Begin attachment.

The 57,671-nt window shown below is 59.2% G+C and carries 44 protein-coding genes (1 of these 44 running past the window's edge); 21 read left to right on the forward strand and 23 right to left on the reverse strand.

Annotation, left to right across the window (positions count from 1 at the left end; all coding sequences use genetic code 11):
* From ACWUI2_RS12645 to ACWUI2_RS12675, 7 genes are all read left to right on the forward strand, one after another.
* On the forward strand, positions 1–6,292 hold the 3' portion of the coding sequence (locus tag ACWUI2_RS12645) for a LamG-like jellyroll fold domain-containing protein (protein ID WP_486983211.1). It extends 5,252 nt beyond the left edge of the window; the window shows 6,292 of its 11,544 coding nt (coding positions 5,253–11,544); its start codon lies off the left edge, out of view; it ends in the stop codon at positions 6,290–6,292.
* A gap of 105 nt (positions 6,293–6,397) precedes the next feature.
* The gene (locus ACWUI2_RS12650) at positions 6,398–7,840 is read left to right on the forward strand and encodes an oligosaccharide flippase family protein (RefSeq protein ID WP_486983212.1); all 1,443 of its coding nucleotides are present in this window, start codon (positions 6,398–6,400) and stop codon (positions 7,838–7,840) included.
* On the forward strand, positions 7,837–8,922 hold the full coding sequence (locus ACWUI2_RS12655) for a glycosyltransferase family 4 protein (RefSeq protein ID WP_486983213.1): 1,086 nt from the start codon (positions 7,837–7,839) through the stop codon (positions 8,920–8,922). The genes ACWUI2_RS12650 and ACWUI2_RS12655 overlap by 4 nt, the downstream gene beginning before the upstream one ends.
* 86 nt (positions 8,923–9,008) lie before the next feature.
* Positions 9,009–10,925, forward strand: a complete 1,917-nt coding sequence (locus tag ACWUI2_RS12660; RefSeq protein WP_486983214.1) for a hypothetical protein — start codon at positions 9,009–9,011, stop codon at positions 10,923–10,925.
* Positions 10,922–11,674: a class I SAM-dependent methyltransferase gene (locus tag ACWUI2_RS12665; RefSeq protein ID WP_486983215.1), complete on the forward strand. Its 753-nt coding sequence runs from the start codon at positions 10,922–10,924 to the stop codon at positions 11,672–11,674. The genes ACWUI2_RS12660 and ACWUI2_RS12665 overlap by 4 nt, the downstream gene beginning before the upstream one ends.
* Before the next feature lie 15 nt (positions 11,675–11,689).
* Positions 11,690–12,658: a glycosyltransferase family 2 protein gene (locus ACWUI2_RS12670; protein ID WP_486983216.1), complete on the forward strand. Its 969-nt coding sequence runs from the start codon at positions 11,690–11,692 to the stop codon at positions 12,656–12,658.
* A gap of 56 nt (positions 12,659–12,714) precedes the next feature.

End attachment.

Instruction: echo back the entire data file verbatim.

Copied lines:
The 57,671-nt window shown below is 59.2% G+C and carries 44 protein-coding genes (1 of these 44 running past the window's edge); 21 read left to right on the forward strand and 23 right to left on the reverse strand.

Annotation, left to right across the window (positions count from 1 at the left end; all coding sequences use genetic code 11):
* From ACWUI2_RS12645 to ACWUI2_RS12675, 7 genes are all read left to right on the forward strand, one after another.
* On the forward strand, positions 1–6,292 hold the 3' portion of the coding sequence (locus tag ACWUI2_RS12645) for a LamG-like jellyroll fold domain-containing protein (protein ID WP_486983211.1). It extends 5,252 nt beyond the left edge of the window; the window shows 6,292 of its 11,544 coding nt (coding positions 5,253–11,544); its start codon lies off the left edge, out of view; it ends in the stop codon at positions 6,290–6,292.
* A gap of 105 nt (positions 6,293–6,397) precedes the next feature.
* The gene (locus ACWUI2_RS12650) at positions 6,398–7,840 is read left to right on the forward strand and encodes an oligosaccharide flippase family protein (RefSeq protein ID WP_486983212.1); all 1,443 of its coding nucleotides are present in this window, start codon (positions 6,398–6,400) and stop codon (positions 7,838–7,840) included.
* On the forward strand, positions 7,837–8,922 hold the full coding sequence (locus ACWUI2_RS12655) for a glycosyltransferase family 4 protein (RefSeq protein ID WP_486983213.1): 1,086 nt from the start codon (positions 7,837–7,839) through the stop codon (positions 8,920–8,922). The genes ACWUI2_RS12650 and ACWUI2_RS12655 overlap by 4 nt, the downstream gene beginning before the upstream one ends.
* 86 nt (positions 8,923–9,008) lie before the next feature.
* Positions 9,009–10,925, forward strand: a complete 1,917-nt coding sequence (locus tag ACWUI2_RS12660; RefSeq protein WP_486983214.1) for a hypothetical protein — start codon at positions 9,009–9,011, stop codon at positions 10,923–10,925.
* Positions 10,922–11,674: a class I SAM-dependent methyltransferase gene (locus tag ACWUI2_RS12665; RefSeq protein ID WP_486983215.1), complete on the forward strand. Its 753-nt coding sequence runs from the start codon at positions 10,922–10,924 to the stop codon at positions 11,672–11,674. The genes ACWUI2_RS12660 and ACWUI2_RS12665 overlap by 4 nt, the downstream gene beginning before the upstream one ends.
* Before the next feature lie 15 nt (positions 11,675–11,689).
* Positions 11,690–12,658: a glycosyltransferase family 2 protein gene (locus ACWUI2_RS12670; protein ID WP_486983216.1), complete on the forward strand. Its 969-nt coding sequence runs from the start codon at positions 11,690–11,692 to the stop codon at positions 12,656–12,658.
* A gap of 56 nt (positions 12,659–12,714) precedes the next feature.